Other types of gold might be useful as well, as long as they are in solid pieces. Gold nuggets, for example, have a high quality of gold purity and when confirmed on the quality will usually sell for a sizable return. The quality value can range from 20 carats to 24 carats, mainly because the nugget is a pure form of the metal unadulterated with any other material or metals such as alloys to make the gold stronger for daily use. Usually, gold nuggets come from a couple of sources: either they are attached to a chain in the form of jewellery, they are found in the wild, or the nugget is bought from someone else. In every case, the nugget has been mined out of the ground and simply not smelted down yet into refined gold.

Gold coins, medallions, commemorative medals, and similar, plaques and pens are common enough that they show up. These are items that people typically have won or been awarded with due to a great accomplishment in life or career. Sometimes they are sold by the holder, sometimes they appear in an estate, and many times collectors who’ve had them decided it’s time to sell these items for their metal value as well.

Scrap gold can include gold fillings, which are in essence chunks of real gold that were used for teeth protection and filling cavities. People have tended to hold onto their gold fillings even after they fell out because of the value of the metal itself. Most of the time this shows up in estate holdings because gold stopped being used for dental work a long time ago, but it does appear once in a while.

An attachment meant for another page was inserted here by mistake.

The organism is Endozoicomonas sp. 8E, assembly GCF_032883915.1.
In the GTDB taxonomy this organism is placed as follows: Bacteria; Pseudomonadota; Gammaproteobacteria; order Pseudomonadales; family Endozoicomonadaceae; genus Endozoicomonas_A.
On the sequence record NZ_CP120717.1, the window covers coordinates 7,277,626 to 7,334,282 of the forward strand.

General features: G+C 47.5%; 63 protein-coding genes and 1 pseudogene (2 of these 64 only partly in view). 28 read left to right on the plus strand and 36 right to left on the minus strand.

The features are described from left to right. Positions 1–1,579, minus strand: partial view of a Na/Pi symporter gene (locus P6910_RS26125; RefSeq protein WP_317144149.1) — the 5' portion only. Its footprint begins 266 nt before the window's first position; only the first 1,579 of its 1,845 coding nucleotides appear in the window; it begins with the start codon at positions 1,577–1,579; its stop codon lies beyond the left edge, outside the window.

Industrial gold is a newer type of scrap gold showing up as well. This particular type is a bit more difficult for people to sell, however. Most times it is industrial recyclers who are recovering gold from technology parts. However, it can happen that gold is used in wiring or in electronic parts. If separated completely and in its metal form only, it can actually produce some worth as well. But it’s not common for a household to have this kind of gold available for recovery.

What Scrap Gold Is Not

What Scrap Gold Is Not

A key type of item that definitely does not count as scrap gold is gold-plated jewellery, coins, accessories, and similar. These are quite common in just about every application of metal goods, and gold-plating can be produced with a variety of procedures. Some of it looks extremely good and similar to real gold, but it is not. A simple check with removal of the surface will immediately show the base metal underneath.